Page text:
What’s New with the Cal OSHA ETS Revision?
There have been several changes to Cal OSHA ETS to provide more clarity and guidance to employers on implementing COVID-19 safety standards.
Here are a few key changes in the Cal OSHA Emergency Temporary Standard Revision regarding face coverings:
- The definition of an acceptable face covering has been revised to be consistent with the federal OSHA ETS.
- Employees who are exempt from the face-covering requirement due to a medical or mental health condition and who cannot wear non-restrictive alternatives must remain six feet from others and be fully vaccinated or tested weekly for COVID-19.
- Employers must follow all California Department of Public Health mask orders that are more protective than the Cal OSHA ETS.
COVID-19 Testing and Vaccination
Here are a few key changes in the Cal OSHA Emergency Temporary Standard Revision regarding COVID-19 testing and vaccination:
- The definition of the “COVID-19 test” has been aligned with the definition in the federal OSHA ETS. Cal OSHA had not issued guidance regarding these changes at press time.
- The definition of “fully vaccinated” has been revised to include additional scenarios. The “fully vaccinated” exemption has also been eliminated from certain aspects of the ETS, affecting which employees must be offered no-cost COVID-19 testing and changes to face-covering requirements for indoor screenings at the workplace and when employees utilize employer-provided transportation.
Return to and Exclusion from the Workplace
Here are a few key changes in the Cal OSHA Emergency Temporary Standard Revision regarding return to and exclusion from the workplace:
- Rules on employee exclusion and return to the workplace have been significantly changed. All employees who have close contact with a positive COVID-19 case will be required to wear masks and remain six feet apart for at least 14 days following last close contact to remain at work. Timelines on return to work following close contact have been modified.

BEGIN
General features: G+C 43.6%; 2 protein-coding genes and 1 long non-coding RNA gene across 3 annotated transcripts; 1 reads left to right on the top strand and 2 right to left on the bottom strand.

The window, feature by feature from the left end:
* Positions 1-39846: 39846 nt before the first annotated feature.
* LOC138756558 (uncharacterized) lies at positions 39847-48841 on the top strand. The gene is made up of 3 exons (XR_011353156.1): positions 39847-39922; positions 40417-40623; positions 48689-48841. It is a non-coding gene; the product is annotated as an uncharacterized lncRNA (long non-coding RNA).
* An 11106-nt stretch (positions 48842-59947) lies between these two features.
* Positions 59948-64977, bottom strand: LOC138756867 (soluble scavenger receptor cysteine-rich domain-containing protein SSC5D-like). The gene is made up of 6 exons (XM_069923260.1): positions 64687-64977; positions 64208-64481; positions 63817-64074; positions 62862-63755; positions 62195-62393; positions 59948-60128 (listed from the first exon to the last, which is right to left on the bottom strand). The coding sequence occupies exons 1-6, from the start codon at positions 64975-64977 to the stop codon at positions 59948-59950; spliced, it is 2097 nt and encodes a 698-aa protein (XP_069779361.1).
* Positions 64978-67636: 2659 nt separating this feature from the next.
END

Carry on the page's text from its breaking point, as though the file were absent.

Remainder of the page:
- The exceptions for critical staffing shortages and symptoms following close contact and a negative PCR test have been eliminated.
Defining “Worksite” and COVID-19 Notification
Here are a few key changes in the Cal OSHA Emergency Temporary Standard Revision regarding the definition of “worksite” and employers’ obligation to notify employees of close contact:
- Regarding employers’ obligations to notify worksite employees of potential COVID-19 exposure, the revised Cal OSHA emergency temporary standard modifies the definition of “worksite” to match the definition in California Assembly Bill 654. The definition of “worksite” has been updated to exclude locations where an employee works by themself and locations where an employee works remotely.
- Employers must now notify (a) the authorized representative of an employee who tests positive or is diagnosed with COVID-19; (b) all employees who were in close contact with the COVID-19 case; and (c) all employees at the worksite during the exposure period. Written notification is advised along with any verbal notification.
- Notification must be made “in the manner the employer normally uses to communicate employment-related information,” which may include email or text.
Final Thoughts on the Cal OSHA ETS Revision
This overview is not intended to cover every detail of the Cal OSHA Emergency Temporary Standard revision. It is offered solely for informational purposes and is not legal advice. Specific information regarding the Cal OSHA ETS Revision can be found on the state’s website.
The regulatory waters around COVID-19 remain murky and treacherous. Healthcare providers and their business associate partners need trusted guidance to help them navigate safely through the twists and turns of this ever-changing environment. Compliancy Group is here to steer you toward achieving OSHA Compliance and make you aware of changes that keep you compliant.